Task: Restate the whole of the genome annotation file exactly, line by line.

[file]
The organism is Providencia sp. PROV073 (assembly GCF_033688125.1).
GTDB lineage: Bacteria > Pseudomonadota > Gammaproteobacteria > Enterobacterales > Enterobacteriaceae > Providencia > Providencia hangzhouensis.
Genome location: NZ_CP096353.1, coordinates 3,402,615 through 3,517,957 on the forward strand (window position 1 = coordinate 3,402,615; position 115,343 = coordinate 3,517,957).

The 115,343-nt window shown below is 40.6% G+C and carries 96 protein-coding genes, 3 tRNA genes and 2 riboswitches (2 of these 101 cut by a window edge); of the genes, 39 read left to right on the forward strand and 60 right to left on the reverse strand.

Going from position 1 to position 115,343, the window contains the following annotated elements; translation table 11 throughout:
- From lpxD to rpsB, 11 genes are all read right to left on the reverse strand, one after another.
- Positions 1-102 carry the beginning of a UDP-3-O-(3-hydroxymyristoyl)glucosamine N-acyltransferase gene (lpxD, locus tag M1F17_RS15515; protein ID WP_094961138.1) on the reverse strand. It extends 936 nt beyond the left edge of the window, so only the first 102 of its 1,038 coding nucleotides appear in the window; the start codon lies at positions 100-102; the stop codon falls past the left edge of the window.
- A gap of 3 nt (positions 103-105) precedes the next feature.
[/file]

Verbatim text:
The organism is Providencia sp. PROV073 (assembly GCF_033688125.1).
GTDB lineage: Bacteria > Pseudomonadota > Gammaproteobacteria > Enterobacterales > Enterobacteriaceae > Providencia > Providencia hangzhouensis.
Genome location: NZ_CP096353.1, coordinates 3,402,615 through 3,517,957 on the forward strand (window position 1 = coordinate 3,402,615; position 115,343 = coordinate 3,517,957).

The 115,343-nt window shown below is 40.6% G+C and carries 96 protein-coding genes, 3 tRNA genes and 2 riboswitches (2 of these 101 cut by a window edge); of the genes, 39 read left to right on the forward strand and 60 right to left on the reverse strand.

Going from position 1 to position 115,343, the window contains the following annotated elements; translation table 11 throughout:
- From lpxD to rpsB, 11 genes are all read right to left on the reverse strand, one after another.
- Positions 1-102 carry the beginning of a UDP-3-O-(3-hydroxymyristoyl)glucosamine N-acyltransferase gene (lpxD, locus tag M1F17_RS15515; protein ID WP_094961138.1) on the reverse strand. It extends 936 nt beyond the left edge of the window, so only the first 102 of its 1,038 coding nucleotides appear in the window; the start codon lies at positions 100-102; the stop codon falls past the left edge of the window.
- A gap of 3 nt (positions 103-105) precedes the next feature.